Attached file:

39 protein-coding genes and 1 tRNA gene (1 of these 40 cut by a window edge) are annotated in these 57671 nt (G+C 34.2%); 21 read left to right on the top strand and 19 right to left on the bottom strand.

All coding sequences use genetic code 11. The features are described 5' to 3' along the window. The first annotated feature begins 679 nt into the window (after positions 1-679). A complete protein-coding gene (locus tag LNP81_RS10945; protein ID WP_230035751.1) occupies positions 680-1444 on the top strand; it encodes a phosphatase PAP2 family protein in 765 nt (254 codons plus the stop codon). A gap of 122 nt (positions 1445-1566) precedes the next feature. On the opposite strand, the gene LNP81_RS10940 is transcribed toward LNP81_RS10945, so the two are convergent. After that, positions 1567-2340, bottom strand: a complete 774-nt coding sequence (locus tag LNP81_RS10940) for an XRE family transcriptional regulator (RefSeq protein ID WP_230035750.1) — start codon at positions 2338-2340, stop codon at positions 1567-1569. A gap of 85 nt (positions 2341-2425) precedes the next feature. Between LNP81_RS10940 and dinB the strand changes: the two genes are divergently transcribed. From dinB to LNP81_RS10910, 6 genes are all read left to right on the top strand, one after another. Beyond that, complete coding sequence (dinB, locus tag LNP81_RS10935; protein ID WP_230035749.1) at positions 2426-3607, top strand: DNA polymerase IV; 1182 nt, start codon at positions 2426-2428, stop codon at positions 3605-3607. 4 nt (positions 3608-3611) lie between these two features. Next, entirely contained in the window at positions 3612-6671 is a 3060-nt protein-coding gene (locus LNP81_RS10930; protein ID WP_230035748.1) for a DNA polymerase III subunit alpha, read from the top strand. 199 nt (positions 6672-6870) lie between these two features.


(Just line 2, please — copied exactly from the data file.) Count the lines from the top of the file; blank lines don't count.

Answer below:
All coding sequences use genetic code 11. The features are described 5' to 3' along the window. The first annotated feature begins 679 nt into the window (after positions 1-679). A complete protein-coding gene (locus tag LNP81_RS10945; protein ID WP_230035751.1) occupies positions 680-1444 on the top strand; it encodes a phosphatase PAP2 family protein in 765 nt (254 codons plus the stop codon). A gap of 122 nt (positions 1445-1566) precedes the next feature. On the opposite strand, the gene LNP81_RS10940 is transcribed toward LNP81_RS10945, so the two are convergent. After that, positions 1567-2340, bottom strand: a complete 774-nt coding sequence (locus tag LNP81_RS10940) for an XRE family transcriptional regulator (RefSeq protein ID WP_230035750.1) — start codon at positions 2338-2340, stop codon at positions 1567-1569. A gap of 85 nt (positions 2341-2425) precedes the next feature. Between LNP81_RS10940 and dinB the strand changes: the two genes are divergently transcribed. From dinB to LNP81_RS10910, 6 genes are all read left to right on the top strand, one after another. Beyond that, complete coding sequence (dinB, locus tag LNP81_RS10935; protein ID WP_230035749.1) at positions 2426-3607, top strand: DNA polymerase IV; 1182 nt, start codon at positions 2426-2428, stop codon at positions 3605-3607. 4 nt (positions 3608-3611) lie between these two features. Next, entirely contained in the window at positions 3612-6671 is a 3060-nt protein-coding gene (locus LNP81_RS10930; protein ID WP_230035748.1) for a DNA polymerase III subunit alpha, read from the top strand. 199 nt (positions 6672-6870) lie between these two features.